The presence of God has never eliminated pain, only made it more bearable. Now, when things don’t go the way I want, Continue reading

quote du jour ~chodron – sentient beings…

Sentient beings are the cause of our enlightenment. When they bother us, we learn patience; when they’re suffering, we learn loving-kindness and compassion. No matter what reaction they evoke,we can relate to them in a way that leads to buddhahood. Instead of buying into aversion, we become tolerant. Instead of staying stuck in selfishness, we extend a hand to someone in distress. Instead of letting jealousy sabotage us, we train in rejoicement therapy.

~Pema Chodron

everyone is on a path toward wisdom and compassion ~domyo burk

A friend of mine has a saying, “It takes all kinds of people to make the world go ‘round. Unfortunately.”

Other people are the most challenging aspect of our lives, particularly when we strongly disagree with their views, choices and behaviors. The ideal of unconditional love and acceptance of all people can sometimes seem like reckless folly, but on the other hand we can exhaust ourselves with endless worries about, and judgments of, the actions of others.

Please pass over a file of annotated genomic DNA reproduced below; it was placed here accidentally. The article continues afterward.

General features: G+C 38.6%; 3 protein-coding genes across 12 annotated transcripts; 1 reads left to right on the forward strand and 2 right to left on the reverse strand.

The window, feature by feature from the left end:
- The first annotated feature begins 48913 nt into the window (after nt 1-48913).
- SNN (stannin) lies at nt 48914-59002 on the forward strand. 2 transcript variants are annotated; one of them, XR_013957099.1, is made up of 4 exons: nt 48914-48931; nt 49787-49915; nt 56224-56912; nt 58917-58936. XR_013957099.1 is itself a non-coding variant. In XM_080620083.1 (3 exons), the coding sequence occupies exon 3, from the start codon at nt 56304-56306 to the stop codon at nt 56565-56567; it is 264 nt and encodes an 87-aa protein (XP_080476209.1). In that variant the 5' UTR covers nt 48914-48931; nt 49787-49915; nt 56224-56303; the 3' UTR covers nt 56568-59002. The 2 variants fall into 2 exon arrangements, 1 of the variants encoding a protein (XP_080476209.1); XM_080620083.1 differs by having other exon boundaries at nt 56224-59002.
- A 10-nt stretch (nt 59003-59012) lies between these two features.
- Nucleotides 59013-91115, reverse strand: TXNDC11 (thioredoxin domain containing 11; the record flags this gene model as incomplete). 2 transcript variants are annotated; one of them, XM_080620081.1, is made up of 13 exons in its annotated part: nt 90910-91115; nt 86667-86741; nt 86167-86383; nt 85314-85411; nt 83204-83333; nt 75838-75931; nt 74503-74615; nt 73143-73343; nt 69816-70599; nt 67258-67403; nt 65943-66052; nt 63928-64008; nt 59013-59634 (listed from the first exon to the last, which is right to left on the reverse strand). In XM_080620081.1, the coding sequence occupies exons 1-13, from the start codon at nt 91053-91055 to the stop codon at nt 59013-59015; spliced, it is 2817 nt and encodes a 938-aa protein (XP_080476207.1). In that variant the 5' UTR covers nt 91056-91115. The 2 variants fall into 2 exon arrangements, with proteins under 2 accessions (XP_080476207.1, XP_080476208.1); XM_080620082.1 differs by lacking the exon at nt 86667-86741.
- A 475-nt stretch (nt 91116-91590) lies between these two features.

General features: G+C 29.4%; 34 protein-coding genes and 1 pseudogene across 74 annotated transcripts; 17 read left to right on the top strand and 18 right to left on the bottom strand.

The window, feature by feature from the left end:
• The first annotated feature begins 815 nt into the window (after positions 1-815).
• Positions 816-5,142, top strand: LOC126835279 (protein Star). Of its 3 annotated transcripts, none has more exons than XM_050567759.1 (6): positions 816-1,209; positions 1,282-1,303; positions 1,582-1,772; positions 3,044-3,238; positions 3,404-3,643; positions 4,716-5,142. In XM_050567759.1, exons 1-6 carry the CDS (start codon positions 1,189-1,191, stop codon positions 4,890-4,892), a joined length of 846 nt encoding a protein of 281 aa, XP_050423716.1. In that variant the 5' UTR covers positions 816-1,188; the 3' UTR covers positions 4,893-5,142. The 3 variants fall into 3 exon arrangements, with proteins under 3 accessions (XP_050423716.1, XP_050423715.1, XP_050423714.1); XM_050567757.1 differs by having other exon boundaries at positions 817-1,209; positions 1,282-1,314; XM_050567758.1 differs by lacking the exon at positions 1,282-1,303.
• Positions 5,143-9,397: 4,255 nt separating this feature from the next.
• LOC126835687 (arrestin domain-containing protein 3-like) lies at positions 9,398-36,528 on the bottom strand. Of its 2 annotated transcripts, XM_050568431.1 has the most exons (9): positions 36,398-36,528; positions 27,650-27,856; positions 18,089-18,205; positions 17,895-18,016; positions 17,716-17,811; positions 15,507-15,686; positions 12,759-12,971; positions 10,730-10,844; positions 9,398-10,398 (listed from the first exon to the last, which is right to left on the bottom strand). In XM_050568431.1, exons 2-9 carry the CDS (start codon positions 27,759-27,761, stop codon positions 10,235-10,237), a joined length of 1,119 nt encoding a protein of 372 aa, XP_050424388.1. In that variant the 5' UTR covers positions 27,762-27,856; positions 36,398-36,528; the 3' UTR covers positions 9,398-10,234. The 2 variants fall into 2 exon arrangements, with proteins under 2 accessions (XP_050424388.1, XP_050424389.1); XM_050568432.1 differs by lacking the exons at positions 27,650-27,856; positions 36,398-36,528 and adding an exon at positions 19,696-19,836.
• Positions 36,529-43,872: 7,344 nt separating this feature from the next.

Try this idea on for size: the development of individual human beings tends generally from ignorance toward wisdom, and from selfishness toward compassion. In a sense everyone is on their own path toward greater wisdom and compassion, although these paths tend to be circuitous. Over the long term someone’s path leads eventually toward greater wisdom and compassion, but at a given time they may clearly be headed away from these virtues.

Seeing everyone as being on a path of positive growth and development may seem like Pollyanna-ish wishful thinking. It may seem like a hypothesis impossible to prove, but it can actually be confirmed by direct observation of life. It is similar to a hypothesis that every object will eventually fall to the ground. Such a hypothesis is not proven only when every last object has fallen to the ground, because life goes on – there are always still birds, clouds, satellites and planes in the air.

Continue reading

quote du jour ~lamott – it’s funny…

It’s funny: I always imagined when I was a kid that adults had some kind of inner toolbox full of shiny tools: the saw of discernment, the hammer of wisdom, the sandpaper of patience. But then when I grew up I found that life handed you these rusty bent old tools—friendships, prayer, conscience, honesty—and said ‘do the best you can with these, they will have to do’. And mostly, against all odds, they do.